What Experts Recommend for Healthy Eating
Below are some general guidelines that apply to everyone and are important for good health.
- Know your healthy body weight and eat to maintain (or achieve) it.
- Combine healthy eating with exercise.
- Follow dietary guidelines, including recommendations for alcohol consumption.
- Drink eight glasses of water per day.
- Pay attention to when, why, and where you eat, and change unhealthy patterns.
Know Your Healthy Body Weight
Because there is such strong evidence linking obesity to many chronic or acute diseases, the World Health Organization and the U.S. Department of Health and Human Services recommend that you aim for a healthy body weight with a body mass index (BMI) between 18.5 and 25. BMI indicates an individual's weight status in relation to height. It doesn't apply to children, the elderly, or the very athletic. Calculate your BMI with this tool from the National Heart, Lung, and Blood Institute.
Combine Healthy Eating with Exercise
Studies show that diet alone is not as effective in achieving a healthy body weight as diet combined with exercise. Physical activity has many other health benefits as well. See the Fitness and Exercise section for recommendations on how to be physically active each day. Even relatively small weight loss can make a difference in health. Losing just ten pounds reduces blood pressure, improves glucose tolerance, and improves blood lipids.
Follow Dietary Guidelines
Whether you need to lose or maintain weight, you should make healthy food choices following the Dietary Guidelines for Americans, developed by the U.S. Department of Health and Human Services and the U.S. Department of Agriculture. These guidelines will improve your health, help you meet your nutrient requirements, and reduce your risk of chronic disease.
To stay within that number and get the nutrients you need to perform well, maintain wellness, and fight disease, you cannot eat too many high-calorie items. However, some age groups or people with specific conditions have special nutritional needs.
To simplify healthy eating, the U.S. Department of Agriculture has replaced the traditional food pyramid with the Choose My Plate graphic . We recommend the Harvard School of Public Health version, called the Healthy Eating Plate, which points consumers to the healthiest choices in the major food groups based on the best scientific evidence.
Although it is not formally part of the dietary guidelines, it is commonly realized that it is important to drink 8 to 10 glasses of water a day to help your body's biological processes, especially carrying nutrients to cells and eliminating wastes. It is best to drink purified water, so investigate getting a water purifier for your home if you don't already have one.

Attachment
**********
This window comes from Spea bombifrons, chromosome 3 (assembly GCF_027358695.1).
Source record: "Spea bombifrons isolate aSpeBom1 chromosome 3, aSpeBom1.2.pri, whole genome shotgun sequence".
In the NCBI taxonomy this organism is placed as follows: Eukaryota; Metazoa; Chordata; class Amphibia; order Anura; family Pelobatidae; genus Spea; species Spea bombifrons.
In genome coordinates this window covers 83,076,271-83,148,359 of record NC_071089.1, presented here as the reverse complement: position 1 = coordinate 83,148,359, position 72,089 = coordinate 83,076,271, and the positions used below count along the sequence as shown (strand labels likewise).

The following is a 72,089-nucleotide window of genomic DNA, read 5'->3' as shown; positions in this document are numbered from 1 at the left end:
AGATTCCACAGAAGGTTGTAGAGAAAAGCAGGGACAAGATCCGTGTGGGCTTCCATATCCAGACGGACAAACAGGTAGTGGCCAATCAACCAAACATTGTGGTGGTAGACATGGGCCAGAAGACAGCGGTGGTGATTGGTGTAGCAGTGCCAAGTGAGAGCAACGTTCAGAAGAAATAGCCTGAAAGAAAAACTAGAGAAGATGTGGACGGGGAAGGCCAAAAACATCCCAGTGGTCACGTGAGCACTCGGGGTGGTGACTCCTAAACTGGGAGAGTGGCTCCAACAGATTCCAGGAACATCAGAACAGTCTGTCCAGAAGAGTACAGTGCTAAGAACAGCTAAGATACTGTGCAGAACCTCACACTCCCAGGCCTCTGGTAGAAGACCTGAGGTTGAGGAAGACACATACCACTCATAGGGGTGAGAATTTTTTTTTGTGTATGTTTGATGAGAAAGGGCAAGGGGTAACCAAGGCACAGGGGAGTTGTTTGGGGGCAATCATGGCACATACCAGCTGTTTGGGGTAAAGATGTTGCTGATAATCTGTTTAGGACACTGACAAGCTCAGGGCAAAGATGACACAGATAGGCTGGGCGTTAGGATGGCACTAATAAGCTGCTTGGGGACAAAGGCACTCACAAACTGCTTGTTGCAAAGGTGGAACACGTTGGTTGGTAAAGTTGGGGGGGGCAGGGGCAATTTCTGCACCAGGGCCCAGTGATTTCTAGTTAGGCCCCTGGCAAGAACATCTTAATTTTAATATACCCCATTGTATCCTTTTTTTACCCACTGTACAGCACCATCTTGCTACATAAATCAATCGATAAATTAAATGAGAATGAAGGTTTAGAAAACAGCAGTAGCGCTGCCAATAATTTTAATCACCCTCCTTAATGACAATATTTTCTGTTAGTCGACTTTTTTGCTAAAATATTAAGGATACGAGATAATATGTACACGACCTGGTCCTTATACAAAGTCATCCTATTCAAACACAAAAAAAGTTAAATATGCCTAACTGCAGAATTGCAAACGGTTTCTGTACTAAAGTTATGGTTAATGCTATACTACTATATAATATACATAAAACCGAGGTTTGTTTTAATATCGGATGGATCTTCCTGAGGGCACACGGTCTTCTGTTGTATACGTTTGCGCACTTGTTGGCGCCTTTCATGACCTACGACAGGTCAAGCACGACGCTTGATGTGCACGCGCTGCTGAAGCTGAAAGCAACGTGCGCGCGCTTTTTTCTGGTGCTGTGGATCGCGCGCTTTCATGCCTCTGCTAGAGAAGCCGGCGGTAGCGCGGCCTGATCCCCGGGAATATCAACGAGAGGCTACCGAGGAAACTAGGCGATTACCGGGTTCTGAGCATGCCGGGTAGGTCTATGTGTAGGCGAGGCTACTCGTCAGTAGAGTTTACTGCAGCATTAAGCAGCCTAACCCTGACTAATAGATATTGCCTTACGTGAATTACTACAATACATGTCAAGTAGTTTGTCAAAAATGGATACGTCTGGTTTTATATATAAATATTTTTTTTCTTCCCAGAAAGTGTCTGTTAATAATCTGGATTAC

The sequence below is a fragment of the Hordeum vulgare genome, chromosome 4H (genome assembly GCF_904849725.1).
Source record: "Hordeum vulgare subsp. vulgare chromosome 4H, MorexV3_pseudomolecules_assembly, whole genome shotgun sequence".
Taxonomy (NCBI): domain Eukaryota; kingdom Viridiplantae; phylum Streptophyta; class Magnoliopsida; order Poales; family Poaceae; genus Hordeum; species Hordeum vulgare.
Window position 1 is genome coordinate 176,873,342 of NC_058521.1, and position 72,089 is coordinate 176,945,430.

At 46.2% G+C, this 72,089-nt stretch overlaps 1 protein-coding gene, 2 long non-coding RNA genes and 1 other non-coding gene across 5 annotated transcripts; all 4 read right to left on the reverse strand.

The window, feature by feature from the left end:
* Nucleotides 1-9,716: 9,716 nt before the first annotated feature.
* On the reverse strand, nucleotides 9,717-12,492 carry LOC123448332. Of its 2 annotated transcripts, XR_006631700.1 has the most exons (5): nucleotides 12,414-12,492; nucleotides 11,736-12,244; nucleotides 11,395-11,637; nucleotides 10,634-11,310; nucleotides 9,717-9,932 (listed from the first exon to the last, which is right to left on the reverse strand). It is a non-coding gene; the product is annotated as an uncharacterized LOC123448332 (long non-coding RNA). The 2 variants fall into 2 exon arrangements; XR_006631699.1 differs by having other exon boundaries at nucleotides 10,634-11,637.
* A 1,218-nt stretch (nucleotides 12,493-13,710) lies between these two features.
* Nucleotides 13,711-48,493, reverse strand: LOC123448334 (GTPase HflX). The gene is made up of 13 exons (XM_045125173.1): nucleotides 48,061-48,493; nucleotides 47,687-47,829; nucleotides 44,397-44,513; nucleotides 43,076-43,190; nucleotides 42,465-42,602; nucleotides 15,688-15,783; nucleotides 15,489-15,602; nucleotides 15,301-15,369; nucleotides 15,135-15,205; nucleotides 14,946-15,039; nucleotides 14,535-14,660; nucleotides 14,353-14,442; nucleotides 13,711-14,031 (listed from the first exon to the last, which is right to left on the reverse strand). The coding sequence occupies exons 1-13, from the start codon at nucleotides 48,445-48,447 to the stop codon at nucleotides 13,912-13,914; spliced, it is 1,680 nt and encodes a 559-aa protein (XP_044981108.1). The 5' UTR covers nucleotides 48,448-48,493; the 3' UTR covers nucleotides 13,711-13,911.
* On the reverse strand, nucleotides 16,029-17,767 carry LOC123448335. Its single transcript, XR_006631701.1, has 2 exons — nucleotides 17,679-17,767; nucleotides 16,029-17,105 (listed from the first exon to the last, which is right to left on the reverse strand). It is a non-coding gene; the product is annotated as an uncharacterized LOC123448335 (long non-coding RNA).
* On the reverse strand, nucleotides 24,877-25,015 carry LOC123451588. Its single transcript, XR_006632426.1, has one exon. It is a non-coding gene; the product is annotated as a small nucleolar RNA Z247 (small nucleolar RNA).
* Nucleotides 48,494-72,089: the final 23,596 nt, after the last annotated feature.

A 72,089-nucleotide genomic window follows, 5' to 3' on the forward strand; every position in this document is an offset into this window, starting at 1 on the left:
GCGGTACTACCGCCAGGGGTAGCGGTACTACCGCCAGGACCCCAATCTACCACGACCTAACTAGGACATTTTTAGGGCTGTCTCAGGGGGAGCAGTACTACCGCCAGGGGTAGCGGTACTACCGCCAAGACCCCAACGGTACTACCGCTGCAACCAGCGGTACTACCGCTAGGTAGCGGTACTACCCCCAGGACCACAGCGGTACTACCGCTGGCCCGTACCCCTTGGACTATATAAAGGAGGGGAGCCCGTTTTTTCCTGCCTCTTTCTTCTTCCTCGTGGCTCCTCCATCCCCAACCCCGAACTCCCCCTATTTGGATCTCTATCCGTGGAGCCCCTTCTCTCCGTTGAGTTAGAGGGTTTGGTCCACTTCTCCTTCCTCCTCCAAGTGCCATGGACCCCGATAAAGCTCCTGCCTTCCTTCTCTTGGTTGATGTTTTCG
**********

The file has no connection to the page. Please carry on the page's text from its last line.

The Institute of Medicine (IOM) advises men to consume roughly 3.0 liters (about 13 cups) of water a day and women to consume 2.2 liters (about 9 cups) of water a day.
Eighty percent of this should come from drinking water and other beverages, (but not soda, coffee, or alcohol). The remaining 20% should come from foods-especially fruits and vegetables, which are 70% to 95% water.
Your water needs depend on many factors, including your health, how active you are, and where you live. It's generally not a good idea to use thirst alone as a guide for when to drink. By the time you become thirsty, you may already be slightly dehydrated. It is especially important for older adults to drink water before they become thirsty, because your thirst sense is diminished as you get older.
Pay Attention to Your Eating Patterns
How, when, and where do you eat? If you're like many Americans, you may often eat while doing something else: driving, talking on the phone, watching television, or reading. In short, you may pay little attention to your food.
As a result:
- You may not always fully taste and enjoy your food
- You may eat more than you need
- You may sometimes suffer from indigestion or other gastrointestinal symptoms.
Learn about being why being mindful while eating matters.
Eat with Others
Apart from the biological effects of eating on the run, there are social, psychological, and spiritual effects. Fast food habits can deny you the benefits gained from preparing foods with mindfulness, appreciation, and love, and eating with others in a loving and relaxing atmosphere.
Research demonstrates that the social component to eating is critically important to health outcomes and wellbeing. In a recent study of adolescents, researchers found that frequent family meals were not only related to better nutritional intake, but also decreased risk for substance abuse, sexual intercourse, depression, eating disorders, and poor academic performance. Family mealtimes are a strong protective factor in the lives of adolescents. It stands to reason that eating with others you care about is beneficial to everyone.